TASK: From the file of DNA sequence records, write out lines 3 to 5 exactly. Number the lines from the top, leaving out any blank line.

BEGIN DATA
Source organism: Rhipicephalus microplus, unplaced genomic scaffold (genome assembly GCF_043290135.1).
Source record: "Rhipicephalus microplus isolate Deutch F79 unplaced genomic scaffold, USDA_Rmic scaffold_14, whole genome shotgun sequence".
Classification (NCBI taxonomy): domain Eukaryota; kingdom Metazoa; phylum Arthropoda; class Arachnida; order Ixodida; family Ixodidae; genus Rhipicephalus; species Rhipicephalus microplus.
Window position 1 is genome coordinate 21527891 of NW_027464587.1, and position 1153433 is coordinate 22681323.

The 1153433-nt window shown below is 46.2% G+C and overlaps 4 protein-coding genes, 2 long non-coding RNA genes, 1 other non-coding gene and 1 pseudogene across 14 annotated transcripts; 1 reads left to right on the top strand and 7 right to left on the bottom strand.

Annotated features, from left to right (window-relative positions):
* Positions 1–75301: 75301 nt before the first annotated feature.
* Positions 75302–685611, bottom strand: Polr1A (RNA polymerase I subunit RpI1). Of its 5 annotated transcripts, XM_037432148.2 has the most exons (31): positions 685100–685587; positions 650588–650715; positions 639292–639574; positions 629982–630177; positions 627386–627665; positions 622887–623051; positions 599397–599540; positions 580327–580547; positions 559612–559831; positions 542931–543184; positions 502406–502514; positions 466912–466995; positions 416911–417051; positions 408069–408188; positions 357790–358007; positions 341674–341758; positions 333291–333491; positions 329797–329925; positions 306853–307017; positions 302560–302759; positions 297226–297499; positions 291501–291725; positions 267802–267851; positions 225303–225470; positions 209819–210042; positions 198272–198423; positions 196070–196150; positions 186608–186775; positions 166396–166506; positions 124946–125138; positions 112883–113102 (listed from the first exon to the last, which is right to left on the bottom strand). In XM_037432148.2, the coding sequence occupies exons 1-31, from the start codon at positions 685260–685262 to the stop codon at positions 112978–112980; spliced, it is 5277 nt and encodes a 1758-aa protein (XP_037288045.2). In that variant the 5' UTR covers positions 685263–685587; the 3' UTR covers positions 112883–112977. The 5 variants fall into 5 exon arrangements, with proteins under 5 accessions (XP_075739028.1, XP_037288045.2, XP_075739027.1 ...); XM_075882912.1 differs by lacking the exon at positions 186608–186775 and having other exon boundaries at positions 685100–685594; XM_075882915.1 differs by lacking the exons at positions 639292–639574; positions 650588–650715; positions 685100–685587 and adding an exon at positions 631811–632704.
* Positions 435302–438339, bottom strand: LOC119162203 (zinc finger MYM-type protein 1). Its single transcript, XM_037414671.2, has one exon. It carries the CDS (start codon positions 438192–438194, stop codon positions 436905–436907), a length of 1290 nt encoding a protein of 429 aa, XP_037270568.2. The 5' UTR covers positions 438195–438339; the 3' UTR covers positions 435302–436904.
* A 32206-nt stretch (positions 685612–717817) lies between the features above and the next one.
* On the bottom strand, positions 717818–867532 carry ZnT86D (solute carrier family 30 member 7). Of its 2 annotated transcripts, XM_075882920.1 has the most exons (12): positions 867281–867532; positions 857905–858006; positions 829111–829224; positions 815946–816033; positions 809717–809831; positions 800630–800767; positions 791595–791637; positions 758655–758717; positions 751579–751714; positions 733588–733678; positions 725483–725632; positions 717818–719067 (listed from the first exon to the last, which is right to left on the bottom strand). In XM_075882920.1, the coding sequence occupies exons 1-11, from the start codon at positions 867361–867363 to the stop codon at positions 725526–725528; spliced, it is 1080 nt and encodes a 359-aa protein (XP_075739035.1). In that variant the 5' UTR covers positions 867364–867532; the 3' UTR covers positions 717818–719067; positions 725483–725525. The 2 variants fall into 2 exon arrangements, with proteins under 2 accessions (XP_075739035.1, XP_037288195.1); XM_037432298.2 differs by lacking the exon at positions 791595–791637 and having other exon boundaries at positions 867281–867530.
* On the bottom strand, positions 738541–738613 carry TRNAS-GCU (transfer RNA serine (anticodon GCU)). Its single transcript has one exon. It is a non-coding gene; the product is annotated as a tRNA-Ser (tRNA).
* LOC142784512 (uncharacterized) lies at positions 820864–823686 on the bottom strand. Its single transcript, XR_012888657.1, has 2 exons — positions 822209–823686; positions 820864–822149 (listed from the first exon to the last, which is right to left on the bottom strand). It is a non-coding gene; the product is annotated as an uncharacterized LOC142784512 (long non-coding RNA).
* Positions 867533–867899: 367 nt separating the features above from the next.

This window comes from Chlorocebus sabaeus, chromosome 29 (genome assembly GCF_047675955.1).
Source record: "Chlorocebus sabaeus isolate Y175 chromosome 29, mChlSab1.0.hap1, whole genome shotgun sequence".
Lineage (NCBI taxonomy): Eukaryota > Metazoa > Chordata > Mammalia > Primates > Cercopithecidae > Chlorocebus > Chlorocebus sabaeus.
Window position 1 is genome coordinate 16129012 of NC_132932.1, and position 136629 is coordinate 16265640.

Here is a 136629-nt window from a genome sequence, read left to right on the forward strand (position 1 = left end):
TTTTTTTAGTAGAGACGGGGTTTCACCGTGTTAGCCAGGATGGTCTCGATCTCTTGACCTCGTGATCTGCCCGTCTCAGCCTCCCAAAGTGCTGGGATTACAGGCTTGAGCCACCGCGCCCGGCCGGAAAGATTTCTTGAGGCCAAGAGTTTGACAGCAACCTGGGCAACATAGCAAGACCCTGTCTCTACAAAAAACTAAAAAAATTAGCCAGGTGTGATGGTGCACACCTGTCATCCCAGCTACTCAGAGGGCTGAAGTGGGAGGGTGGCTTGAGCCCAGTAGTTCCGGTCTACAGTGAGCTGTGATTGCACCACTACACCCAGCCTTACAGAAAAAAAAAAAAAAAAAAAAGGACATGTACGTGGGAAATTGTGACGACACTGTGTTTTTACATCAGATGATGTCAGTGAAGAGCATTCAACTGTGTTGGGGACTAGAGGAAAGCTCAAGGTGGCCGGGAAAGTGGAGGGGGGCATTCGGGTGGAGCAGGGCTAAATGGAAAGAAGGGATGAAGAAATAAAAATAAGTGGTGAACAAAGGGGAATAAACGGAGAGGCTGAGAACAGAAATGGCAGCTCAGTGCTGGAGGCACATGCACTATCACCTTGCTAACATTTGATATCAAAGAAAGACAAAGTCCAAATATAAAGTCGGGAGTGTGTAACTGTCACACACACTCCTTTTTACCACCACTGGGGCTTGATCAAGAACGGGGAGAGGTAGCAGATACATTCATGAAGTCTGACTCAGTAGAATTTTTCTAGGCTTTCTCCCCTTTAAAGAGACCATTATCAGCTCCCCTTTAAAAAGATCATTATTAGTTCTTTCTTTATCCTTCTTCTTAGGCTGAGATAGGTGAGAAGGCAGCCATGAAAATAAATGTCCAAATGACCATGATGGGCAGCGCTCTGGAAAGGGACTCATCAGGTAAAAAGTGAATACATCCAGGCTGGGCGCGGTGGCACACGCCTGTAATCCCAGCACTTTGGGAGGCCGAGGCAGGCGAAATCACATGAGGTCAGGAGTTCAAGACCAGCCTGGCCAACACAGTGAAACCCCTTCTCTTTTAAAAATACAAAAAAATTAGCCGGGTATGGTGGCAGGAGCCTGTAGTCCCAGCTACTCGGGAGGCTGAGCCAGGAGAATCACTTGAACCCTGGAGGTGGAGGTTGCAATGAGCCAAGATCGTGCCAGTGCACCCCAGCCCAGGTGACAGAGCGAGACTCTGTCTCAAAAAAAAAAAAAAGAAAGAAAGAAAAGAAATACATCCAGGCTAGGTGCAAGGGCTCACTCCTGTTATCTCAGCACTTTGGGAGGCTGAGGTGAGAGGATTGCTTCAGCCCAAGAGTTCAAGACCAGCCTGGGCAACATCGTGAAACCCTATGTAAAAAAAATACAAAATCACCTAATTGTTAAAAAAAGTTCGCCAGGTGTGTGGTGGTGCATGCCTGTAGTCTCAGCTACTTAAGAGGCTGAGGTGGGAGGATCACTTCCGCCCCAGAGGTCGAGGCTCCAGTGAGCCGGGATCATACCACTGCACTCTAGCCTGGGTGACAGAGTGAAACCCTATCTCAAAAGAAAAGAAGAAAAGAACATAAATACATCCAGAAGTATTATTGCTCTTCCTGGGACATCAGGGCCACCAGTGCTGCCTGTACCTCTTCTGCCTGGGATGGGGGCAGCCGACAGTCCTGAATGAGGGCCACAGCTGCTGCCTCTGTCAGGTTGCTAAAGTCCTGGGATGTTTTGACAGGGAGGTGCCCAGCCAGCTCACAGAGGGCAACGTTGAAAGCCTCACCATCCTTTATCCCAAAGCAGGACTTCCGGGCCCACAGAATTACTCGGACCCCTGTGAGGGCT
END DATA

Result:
Classification (NCBI taxonomy): domain Eukaryota; kingdom Metazoa; phylum Arthropoda; class Arachnida; order Ixodida; family Ixodidae; genus Rhipicephalus; species Rhipicephalus microplus.
Window position 1 is genome coordinate 21527891 of NW_027464587.1, and position 1153433 is coordinate 22681323.

The 1153433-nt window shown below is 46.2% G+C and overlaps 4 protein-coding genes, 2 long non-coding RNA genes, 1 other non-coding gene and 1 pseudogene across 14 annotated transcripts; 1 reads left to right on the top strand and 7 right to left on the bottom strand.